Peter Barber made a rare foray into brick to extend and refurbish Thames Reach Employment Academy, mixing traditional materials with contemporary methods
As master of the crisp, rendered form, Peter Barber is not generally known for his work in brick. But when it came to refurbishing and extending a distinguished Arts & Crafts-era listed building for the Thames Reach Employment Academy in south London, contextual brick seemed most appropriate.
‘I’m always interested in an architecture that looks heavy and grounded, even when working in render. I like the idea of a building with a look of permanence about it,’ says Barber, who enjoys the resulting patchwork of old and new brick and the addition of new picturesque forms.
The project was to provide training and advice facilities for homeless and long term unemployed people at the Poor Law Guardian building in Camberwell, designed in 1904 by ET Hall, architect of the Liberty & Co store on Regent Street, among many other buildings. The new addition needed to work well with the original, refurbished building as well as providing appropriate accommodation and spaces that might facilitate informal, chance encounters with the clientele.
The architect suggested removing a deep extension at the rear of the building and creating an L-shaped courtyard flanked on one side by a rebuilt wall to the existing structure. This wing contains a café run by clients training in catering industry skills. Opposite, a wing of new accommodation houses workshops for training in skills such as bricklaying and carpentry, beneath classrooms and lecture space.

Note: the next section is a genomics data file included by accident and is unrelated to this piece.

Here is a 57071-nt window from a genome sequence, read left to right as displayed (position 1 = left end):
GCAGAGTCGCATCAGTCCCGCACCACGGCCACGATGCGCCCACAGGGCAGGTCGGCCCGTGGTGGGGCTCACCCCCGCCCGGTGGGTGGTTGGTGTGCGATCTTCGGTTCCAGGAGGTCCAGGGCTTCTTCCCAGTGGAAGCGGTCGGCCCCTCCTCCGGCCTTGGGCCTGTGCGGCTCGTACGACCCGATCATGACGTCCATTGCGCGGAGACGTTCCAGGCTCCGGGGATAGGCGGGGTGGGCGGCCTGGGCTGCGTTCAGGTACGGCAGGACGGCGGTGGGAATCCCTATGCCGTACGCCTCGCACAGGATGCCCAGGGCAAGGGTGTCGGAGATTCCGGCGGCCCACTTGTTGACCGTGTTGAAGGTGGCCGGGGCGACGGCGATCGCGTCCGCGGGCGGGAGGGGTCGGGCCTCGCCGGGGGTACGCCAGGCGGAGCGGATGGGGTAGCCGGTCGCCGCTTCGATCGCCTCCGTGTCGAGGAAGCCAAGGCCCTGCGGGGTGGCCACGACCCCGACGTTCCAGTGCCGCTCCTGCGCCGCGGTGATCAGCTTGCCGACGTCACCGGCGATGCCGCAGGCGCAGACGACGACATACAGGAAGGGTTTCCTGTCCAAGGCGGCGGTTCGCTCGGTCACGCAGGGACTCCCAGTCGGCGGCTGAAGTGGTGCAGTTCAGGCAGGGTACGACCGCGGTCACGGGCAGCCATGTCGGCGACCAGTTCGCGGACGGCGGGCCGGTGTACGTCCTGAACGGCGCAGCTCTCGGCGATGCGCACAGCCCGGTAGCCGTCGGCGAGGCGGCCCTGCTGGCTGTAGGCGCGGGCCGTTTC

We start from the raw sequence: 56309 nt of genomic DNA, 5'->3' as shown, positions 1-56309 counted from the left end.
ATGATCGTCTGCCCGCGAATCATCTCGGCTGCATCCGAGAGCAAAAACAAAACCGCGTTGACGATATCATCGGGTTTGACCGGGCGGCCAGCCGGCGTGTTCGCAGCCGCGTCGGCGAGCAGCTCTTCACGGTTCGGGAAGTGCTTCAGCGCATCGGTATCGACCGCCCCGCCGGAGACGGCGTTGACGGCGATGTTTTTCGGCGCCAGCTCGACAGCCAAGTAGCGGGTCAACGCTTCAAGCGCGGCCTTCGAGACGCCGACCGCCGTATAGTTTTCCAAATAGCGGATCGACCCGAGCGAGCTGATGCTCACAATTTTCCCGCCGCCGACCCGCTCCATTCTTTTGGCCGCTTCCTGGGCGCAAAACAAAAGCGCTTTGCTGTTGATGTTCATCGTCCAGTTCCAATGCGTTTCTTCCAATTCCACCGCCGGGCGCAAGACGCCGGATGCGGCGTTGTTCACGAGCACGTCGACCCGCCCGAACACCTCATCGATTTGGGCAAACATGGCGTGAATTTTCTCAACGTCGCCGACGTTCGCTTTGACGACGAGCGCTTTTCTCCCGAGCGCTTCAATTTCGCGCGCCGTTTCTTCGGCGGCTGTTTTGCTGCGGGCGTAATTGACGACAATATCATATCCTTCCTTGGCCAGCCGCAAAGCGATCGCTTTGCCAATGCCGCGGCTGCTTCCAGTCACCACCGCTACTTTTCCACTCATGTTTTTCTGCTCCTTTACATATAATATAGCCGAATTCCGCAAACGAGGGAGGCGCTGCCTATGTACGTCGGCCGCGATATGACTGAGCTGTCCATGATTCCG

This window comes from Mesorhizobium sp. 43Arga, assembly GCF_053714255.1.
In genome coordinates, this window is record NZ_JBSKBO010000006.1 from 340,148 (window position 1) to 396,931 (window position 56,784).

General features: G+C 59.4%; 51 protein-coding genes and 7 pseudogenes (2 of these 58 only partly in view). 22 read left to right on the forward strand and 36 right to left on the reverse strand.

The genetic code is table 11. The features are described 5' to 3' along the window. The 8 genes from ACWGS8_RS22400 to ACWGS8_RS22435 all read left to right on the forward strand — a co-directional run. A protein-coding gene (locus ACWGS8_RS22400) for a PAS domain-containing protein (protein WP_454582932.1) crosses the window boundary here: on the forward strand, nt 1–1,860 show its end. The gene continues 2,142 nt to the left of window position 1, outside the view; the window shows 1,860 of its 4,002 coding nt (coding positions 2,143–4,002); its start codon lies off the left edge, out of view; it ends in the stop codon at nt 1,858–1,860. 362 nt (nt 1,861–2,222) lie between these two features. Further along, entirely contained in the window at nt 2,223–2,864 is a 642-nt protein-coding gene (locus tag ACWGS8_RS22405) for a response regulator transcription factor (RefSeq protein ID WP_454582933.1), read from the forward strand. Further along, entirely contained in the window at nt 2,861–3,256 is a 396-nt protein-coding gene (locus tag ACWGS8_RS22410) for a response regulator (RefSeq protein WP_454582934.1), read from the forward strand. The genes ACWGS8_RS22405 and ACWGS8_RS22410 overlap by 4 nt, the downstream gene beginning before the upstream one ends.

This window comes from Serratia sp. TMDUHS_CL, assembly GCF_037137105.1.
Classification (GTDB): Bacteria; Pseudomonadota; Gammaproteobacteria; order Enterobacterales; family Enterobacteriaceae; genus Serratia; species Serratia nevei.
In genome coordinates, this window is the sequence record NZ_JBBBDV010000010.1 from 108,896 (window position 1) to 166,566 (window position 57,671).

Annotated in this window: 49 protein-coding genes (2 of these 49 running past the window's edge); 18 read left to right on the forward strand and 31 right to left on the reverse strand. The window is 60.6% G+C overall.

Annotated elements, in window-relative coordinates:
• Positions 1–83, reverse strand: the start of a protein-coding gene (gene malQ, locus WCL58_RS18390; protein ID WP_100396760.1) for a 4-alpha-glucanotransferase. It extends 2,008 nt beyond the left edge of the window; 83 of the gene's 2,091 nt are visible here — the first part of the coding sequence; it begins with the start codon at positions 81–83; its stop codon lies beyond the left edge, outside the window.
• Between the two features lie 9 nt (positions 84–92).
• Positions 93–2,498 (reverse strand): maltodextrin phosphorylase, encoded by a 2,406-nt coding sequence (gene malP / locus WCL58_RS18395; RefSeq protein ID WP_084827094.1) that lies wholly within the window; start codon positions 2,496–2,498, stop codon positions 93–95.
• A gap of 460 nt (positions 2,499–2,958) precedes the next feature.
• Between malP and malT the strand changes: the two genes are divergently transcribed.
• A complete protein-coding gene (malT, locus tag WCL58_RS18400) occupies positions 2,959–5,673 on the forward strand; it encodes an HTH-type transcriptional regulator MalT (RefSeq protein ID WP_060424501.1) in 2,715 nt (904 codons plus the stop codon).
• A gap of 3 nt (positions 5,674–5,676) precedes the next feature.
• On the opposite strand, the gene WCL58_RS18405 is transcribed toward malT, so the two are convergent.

Facing south, a brick domed structure described by Barber as an exedra, Mihrab recess or, less exotically, an external break-out space, completes the courtyard. Assisted by window seats, an inset terrace and deep reveals in the new wing, this new courtyard has become the social focus of the Academy.
The existing building was characterised by turrets and mini-towers to the east. Barber added a four-storey tower at the north end, providing office accommodation above a ground floor garage and backing onto the rear of the niche in the new courtyard.
While the front of the original building used a red brick, the rear utilised Cambridge Whites which the architect responded to with Wienerberger St Ives Cream Rustica brick.
‘There is a re-emergence of brick as a material but a lot of what is used is quite hard and engineery,’ says Barber. ‘I was interested in a complex brick that was quite rustic with immense variety of colour that looks old fashioned, as if it could be a local brick.’
Construction is a mixture of traditional masonry and contemporary methods, including bricks bonded onto a fibreglass carrier for the vaulted brickwork.
The project also involved restoring the original red brick and stone facades of the main building, which was for many years occupied by Southwark Council.